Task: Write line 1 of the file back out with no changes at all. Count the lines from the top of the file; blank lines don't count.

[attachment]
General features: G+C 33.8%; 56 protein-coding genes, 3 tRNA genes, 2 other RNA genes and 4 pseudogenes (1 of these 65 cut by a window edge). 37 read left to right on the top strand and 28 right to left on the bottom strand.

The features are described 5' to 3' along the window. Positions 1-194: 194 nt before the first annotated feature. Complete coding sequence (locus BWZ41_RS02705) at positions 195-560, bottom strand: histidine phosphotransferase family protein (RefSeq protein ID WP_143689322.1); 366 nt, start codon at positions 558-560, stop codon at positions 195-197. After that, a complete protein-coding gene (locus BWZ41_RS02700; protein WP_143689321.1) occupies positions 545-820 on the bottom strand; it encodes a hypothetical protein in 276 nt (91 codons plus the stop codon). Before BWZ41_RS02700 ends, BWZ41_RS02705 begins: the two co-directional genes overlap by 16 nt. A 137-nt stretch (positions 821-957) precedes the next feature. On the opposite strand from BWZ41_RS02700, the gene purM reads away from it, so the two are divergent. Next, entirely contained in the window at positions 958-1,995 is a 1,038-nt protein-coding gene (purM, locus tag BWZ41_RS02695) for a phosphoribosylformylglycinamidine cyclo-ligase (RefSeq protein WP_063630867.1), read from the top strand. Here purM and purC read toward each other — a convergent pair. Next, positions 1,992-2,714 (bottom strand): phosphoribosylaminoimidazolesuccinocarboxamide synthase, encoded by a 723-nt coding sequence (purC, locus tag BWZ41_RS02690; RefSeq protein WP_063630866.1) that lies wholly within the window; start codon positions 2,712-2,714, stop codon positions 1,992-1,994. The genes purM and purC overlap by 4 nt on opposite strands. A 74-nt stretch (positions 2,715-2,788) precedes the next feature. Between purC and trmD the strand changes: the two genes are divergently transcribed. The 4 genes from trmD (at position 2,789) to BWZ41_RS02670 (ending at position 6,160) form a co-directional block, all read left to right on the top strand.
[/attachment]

General features: G+C 33.8%; 56 protein-coding genes, 3 tRNA genes, 2 other RNA genes and 4 pseudogenes (1 of these 65 cut by a window edge). 37 read left to right on the top strand and 28 right to left on the bottom strand.